Although I’m a firm believer that you should not speak Thai in the classroom, I do recommend studying the Thai language and become proficient in it. Being able to converse in Thai will not only help you to get around the country with ease and better understand the local culture, it will also help you to build deeper rapport with your Thai peers at school.
There are many ways to learn Thai: formal classes, regularly meeting with a private teacher in person or on Skype, making Thai friends who do not speak English, self-study with books and audio programs, and increasingly on the internet. This post focuses on a few of the mostly free resources available online.
This is by far my favorite online destination to immerse myself in the study of the Thai language. The frequency and quality of posts is unmatched, resulting in the most comprehensive collection of resources and tips that will make learning the Thai language easy and fun. The author, Catherine Wentworth, is an expat living in Bangkok and an avid student of the Thai language. She is known as @WomenLearnThai on Twitter and also has a Facebook Page. I highly recommend to connect with Cat on either or both of these social media sites to not miss any of her frequent blog posts. Alternatively, you can subscribe to the RSS feed of the blog.
Although the full course is subscription based, there are enough free lessons on the site that warrants listing them here. When I first learned about this site, I’ve consumed all the free content available, and then subscribed to the paid course for a few months. Each lesson is structured in a logical format. Phrases are displayed in English, Thai script, and transliterated. My only gripe with the program is the method of transliteration used, which is a moot point as soon as you have some understanding of Thai script. The authors of this program also have a Facebook page and can be found on Twitter as @thaipodcast.
On first glance, the Thai Alphabet looks complicated and you may think it will take weeks or even months to learn. Once you get into it, however, you realize that it is an alphabet just like the one you once learned. There’s no magic to it and it can be learned relatively quickly. When I learned it, the program 60 Minutes to Learn the Thai Alphabet didn’t exist yet. Unfortunately. It would have saved me so much time.
Although this program is not free, the cost is very low and it is so powerful that I added it to this list of online resources.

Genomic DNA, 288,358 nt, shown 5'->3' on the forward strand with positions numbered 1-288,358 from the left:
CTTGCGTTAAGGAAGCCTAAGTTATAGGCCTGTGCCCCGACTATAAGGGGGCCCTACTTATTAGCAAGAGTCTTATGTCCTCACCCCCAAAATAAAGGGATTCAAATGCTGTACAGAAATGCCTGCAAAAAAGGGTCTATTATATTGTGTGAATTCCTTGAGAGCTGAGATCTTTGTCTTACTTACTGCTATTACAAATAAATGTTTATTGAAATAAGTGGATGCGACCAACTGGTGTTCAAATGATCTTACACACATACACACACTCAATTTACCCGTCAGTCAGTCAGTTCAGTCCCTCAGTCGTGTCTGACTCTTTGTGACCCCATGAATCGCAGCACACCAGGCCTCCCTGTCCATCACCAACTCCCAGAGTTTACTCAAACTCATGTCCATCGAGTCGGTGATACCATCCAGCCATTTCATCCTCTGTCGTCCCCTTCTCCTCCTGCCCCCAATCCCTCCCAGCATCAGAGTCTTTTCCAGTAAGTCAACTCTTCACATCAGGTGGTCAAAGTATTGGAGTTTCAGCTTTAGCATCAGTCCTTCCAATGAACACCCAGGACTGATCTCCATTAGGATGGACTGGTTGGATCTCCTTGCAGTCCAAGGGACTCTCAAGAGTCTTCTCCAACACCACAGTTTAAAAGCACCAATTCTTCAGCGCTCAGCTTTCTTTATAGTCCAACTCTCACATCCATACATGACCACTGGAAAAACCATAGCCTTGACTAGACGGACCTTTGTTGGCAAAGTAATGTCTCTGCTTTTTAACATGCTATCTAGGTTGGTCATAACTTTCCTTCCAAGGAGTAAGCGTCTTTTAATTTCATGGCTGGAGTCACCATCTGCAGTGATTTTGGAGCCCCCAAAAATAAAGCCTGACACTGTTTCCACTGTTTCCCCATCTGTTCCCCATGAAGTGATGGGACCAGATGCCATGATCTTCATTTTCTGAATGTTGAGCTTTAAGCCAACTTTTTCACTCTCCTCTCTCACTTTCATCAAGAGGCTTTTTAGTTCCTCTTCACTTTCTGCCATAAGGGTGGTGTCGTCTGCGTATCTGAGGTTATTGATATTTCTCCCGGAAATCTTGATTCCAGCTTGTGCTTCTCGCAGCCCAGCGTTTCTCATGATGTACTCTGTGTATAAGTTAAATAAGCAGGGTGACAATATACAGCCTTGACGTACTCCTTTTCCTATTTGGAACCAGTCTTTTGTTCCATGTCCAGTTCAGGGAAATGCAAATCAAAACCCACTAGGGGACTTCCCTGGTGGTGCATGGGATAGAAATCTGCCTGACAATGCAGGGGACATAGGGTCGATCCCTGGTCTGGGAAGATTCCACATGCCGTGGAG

Mod is an experienced Thai language teacher that offers one-on-one lessons, either in person or via Skype. Naturally, those are paid lessons, however, she is very active on Facebook, where she offers free language tips and readily answers any question you may have. She also has a YouTube channel with short video clips teaching a range of subjects in an upbeat and humorous way and can be found on Twitter.
The classes at AUA are taught using a rather unique approach. It’s based on listening and watching. All of it is centered in experiences, similar to when we learn our mother tongue. Observe, absorb, and start to make meaning of the words you hear. I’ve attended several classes at AUA’s school in Bangkok and found their approach refreshing and effective. Watch the videos and judge for yourself. You can also find AUA on Twitter and Facebook.
Although the heart of this site is an online English-Thai dictionary (the one I use most often), their lessons section offers a wide range of topics, ranging from basic conversation all the way to reading and writing. I especially like the reading exercises, which includes more than 50 short stories to practice your reading comprehension. And if you want to learn how to type on a Thai keyboard, check out the Thai Typing Tutor Game.
There are numerous other useful destinations online to learn Thai, including FSI Thai Language Course, the program used by American diplomats before moving to Thailand, and Spoken Thai, a collection of video and audio clips that will teach you many new words and sentences.
I hope that these resources will help you to learn Thai in the comfort of your home. Do you have some favorite sites that I didn’t include in this post? Please feel free to list them in the comments.